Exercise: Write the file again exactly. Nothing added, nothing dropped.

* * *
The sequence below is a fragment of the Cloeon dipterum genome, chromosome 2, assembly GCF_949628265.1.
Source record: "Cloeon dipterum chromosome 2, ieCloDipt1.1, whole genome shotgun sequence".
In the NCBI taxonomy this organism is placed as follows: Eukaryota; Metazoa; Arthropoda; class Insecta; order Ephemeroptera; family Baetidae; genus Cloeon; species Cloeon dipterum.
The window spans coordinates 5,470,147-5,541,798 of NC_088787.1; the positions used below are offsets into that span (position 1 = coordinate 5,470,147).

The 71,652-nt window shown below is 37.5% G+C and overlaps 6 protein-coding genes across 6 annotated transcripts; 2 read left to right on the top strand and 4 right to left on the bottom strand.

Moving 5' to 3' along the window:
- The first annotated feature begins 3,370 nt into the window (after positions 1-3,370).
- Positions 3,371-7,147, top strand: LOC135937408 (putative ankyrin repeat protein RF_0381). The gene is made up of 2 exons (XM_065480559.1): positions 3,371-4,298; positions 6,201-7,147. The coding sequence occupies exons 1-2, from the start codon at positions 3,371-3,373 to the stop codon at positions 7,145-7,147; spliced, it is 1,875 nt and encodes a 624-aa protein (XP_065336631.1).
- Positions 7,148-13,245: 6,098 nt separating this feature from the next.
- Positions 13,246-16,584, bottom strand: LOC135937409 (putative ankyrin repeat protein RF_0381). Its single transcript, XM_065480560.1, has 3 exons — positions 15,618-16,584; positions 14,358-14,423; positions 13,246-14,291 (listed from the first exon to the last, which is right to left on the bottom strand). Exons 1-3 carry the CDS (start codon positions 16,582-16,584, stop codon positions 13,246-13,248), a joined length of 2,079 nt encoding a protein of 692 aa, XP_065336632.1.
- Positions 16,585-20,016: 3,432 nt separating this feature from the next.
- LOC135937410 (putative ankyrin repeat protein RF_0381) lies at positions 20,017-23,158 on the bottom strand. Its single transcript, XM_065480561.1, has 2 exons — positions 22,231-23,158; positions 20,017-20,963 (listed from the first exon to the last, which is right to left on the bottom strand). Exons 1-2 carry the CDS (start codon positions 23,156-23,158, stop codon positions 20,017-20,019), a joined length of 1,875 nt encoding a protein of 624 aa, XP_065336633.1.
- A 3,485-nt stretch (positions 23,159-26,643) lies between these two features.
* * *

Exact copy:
The sequence below is a fragment of the Cloeon dipterum genome, chromosome 2, assembly GCF_949628265.1.
Source record: "Cloeon dipterum chromosome 2, ieCloDipt1.1, whole genome shotgun sequence".
In the NCBI taxonomy this organism is placed as follows: Eukaryota; Metazoa; Arthropoda; class Insecta; order Ephemeroptera; family Baetidae; genus Cloeon; species Cloeon dipterum.
The window spans coordinates 5,470,147-5,541,798 of NC_088787.1; the positions used below are offsets into that span (position 1 = coordinate 5,470,147).

The 71,652-nt window shown below is 37.5% G+C and overlaps 6 protein-coding genes across 6 annotated transcripts; 2 read left to right on the top strand and 4 right to left on the bottom strand.

Moving 5' to 3' along the window:
- The first annotated feature begins 3,370 nt into the window (after positions 1-3,370).
- Positions 3,371-7,147, top strand: LOC135937408 (putative ankyrin repeat protein RF_0381). The gene is made up of 2 exons (XM_065480559.1): positions 3,371-4,298; positions 6,201-7,147. The coding sequence occupies exons 1-2, from the start codon at positions 3,371-3,373 to the stop codon at positions 7,145-7,147; spliced, it is 1,875 nt and encodes a 624-aa protein (XP_065336631.1).
- Positions 7,148-13,245: 6,098 nt separating this feature from the next.
- Positions 13,246-16,584, bottom strand: LOC135937409 (putative ankyrin repeat protein RF_0381). Its single transcript, XM_065480560.1, has 3 exons — positions 15,618-16,584; positions 14,358-14,423; positions 13,246-14,291 (listed from the first exon to the last, which is right to left on the bottom strand). Exons 1-3 carry the CDS (start codon positions 16,582-16,584, stop codon positions 13,246-13,248), a joined length of 2,079 nt encoding a protein of 692 aa, XP_065336632.1.
- Positions 16,585-20,016: 3,432 nt separating this feature from the next.
- LOC135937410 (putative ankyrin repeat protein RF_0381) lies at positions 20,017-23,158 on the bottom strand. Its single transcript, XM_065480561.1, has 2 exons — positions 22,231-23,158; positions 20,017-20,963 (listed from the first exon to the last, which is right to left on the bottom strand). Exons 1-2 carry the CDS (start codon positions 23,156-23,158, stop codon positions 20,017-20,019), a joined length of 1,875 nt encoding a protein of 624 aa, XP_065336633.1.
- A 3,485-nt stretch (positions 23,159-26,643) lies between these two features.